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Eagle94-A1

Messed Up Patrol Method

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I would bet that if one were to redact all the references to adults there wouldn't be much left of this thread.  So, I pose the question: what do adults have to do with the boy's selection of their officers if the unit is patrol method, boy led? 

All the comments thus far have been complaints about adults and their dictatorial rules and regulations that interfere with the unit the boys want.

If some boy doesn't want to be PL, why in the world is he running?  Oh, yeah, his dad is pressuring him.

When are the adults going to learn not to be doing stupid things that shoot themselves in the foot?

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1 hour ago, Back Pack said:

If any CO micromanaged a unit like that they’d have no guys in the troop. If my unit elected someone and the church said sorry you’d see guys leave the troop for another one next day. That’s just stupid if they do that. 

It is not nice to say stupid. I don't think my Church is stupid.

It is not micromanagement for the CO to have the final approval or disapproval of decisions. My Church has always done it that way for all of its programs, not just the scout unit. 

Most of our boys join our unit expressly because it is a church-based unit with an active Chartered Organization. 

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5 minutes ago, David CO said:

It is not nice to say stupid. I don't think my Church is stupid.

It is not micromanagement for the CO to have the final approval or disapproval of decisions. My Church has always done it that way for all of its programs, not just the scout unit.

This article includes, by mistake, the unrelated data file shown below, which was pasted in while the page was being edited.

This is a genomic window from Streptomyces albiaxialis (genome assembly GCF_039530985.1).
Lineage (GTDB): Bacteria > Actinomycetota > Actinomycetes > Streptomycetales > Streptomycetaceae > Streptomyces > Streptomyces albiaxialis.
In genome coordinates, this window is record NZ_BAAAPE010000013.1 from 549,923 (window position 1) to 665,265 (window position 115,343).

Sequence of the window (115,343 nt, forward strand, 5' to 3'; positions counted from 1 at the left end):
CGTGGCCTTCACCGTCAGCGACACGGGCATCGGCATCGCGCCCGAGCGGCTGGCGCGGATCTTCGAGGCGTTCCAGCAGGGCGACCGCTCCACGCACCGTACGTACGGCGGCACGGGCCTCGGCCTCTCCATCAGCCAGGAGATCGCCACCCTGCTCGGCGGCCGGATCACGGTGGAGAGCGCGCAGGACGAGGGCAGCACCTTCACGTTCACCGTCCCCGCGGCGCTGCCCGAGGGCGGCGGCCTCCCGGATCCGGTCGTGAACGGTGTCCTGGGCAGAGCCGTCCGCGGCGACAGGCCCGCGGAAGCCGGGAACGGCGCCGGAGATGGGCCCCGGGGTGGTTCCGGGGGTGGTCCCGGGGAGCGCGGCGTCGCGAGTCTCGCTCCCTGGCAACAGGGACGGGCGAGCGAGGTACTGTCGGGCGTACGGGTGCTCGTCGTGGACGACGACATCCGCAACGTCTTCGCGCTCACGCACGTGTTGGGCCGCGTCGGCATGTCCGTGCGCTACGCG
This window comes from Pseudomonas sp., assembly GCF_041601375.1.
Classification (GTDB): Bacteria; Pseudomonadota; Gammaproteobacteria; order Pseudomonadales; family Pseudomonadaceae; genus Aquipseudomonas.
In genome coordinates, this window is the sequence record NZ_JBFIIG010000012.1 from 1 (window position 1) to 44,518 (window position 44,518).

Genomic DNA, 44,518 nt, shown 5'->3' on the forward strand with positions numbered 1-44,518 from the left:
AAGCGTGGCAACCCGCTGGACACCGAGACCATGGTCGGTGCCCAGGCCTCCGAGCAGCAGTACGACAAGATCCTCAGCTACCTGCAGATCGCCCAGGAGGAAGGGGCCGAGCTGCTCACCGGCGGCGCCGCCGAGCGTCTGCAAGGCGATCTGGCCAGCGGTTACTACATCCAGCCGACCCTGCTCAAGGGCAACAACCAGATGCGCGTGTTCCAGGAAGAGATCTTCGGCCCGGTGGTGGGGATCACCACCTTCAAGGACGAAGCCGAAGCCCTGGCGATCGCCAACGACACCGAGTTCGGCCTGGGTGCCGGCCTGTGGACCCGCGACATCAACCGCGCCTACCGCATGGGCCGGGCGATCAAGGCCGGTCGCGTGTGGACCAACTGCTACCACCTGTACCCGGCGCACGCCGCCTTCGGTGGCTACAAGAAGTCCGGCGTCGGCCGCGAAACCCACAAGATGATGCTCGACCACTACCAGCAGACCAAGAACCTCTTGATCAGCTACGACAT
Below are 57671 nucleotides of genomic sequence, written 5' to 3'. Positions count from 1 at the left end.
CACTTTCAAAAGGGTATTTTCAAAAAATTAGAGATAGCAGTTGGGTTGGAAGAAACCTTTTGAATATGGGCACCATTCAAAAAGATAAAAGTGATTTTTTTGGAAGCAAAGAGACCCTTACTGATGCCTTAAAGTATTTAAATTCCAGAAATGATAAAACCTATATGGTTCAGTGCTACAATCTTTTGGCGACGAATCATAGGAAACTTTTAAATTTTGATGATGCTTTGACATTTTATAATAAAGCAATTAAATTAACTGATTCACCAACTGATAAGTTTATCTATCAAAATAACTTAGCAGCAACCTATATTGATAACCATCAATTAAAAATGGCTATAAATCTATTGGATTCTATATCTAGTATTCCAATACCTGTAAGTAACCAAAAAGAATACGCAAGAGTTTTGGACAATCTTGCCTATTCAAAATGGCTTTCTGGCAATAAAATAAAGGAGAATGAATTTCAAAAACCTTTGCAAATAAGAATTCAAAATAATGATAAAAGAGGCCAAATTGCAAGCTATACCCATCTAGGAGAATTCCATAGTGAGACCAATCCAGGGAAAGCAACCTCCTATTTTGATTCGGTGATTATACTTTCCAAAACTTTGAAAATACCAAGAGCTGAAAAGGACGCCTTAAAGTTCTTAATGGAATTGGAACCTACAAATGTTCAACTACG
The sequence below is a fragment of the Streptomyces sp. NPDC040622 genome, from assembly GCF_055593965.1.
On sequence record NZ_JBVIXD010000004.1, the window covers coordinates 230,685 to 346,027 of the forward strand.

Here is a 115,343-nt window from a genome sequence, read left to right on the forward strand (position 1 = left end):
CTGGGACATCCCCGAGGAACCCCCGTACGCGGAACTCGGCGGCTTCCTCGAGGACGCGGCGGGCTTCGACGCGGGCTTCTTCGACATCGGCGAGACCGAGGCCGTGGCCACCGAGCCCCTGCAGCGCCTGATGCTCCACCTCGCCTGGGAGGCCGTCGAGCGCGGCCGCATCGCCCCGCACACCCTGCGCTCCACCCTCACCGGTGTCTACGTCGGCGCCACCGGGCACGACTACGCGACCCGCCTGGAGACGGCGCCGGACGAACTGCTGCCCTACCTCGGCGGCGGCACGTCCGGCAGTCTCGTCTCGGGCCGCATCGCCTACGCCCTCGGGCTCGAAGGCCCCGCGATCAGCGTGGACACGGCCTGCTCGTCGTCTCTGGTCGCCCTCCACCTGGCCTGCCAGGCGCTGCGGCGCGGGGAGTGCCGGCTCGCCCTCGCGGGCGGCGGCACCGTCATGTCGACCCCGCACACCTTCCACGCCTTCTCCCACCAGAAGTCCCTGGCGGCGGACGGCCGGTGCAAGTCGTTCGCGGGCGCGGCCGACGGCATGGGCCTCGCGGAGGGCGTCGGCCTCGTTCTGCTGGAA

Most of our boys join our unit expressly because it is a church-based unit with an active Chartered Organization. 

Why have a youth program if you’re going to second guess what the kids want? I wouldn’t be a member and I’m pretty sure none of my friends would either. We’re in scouts to run things like the books say. I wouldn’t want to be in an adult controlled troop. That’s not Boy Scouts. My church is active in our unit but they don’t control us like that. It’s very faith based too. You can have both without controlling the boys like that. I think the very definition of micromanagement is to control things you don’t trust others to run despite them having the power to do so. 

Edited by Back Pack

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6 minutes ago, David CO said:

It is not nice to say stupid. I don't think my Church is stupid.

It is not micromanagement for the CO to have the final approval or disapproval of decisions. My Church has always done it that way for all of its programs, not just the scout unit. 

Most of our boys join our unit expressly because it is a church-based unit with an active Chartered Organization. 

I agree with Back Pack, stupid or not... thats not scouts. 

Restrict membership by gender, religion, whatever on the front end and then let the kids be...

Chartering school says leaders must have at least 3.5 GPA... not cool.

Church says leaders must have gone through confirmation... not cool.

Church says only boys can be leaders in coed troop... not cool.

The CO can direct the program but not change it. If they don't like the leaders they can of course expel them(for valid religious/other reasons) but I don't think that gives them carte blanche to meddle in the internal affairs of the  troop otherwise. Any eligible scout should  be able to be a leader without CO meddling.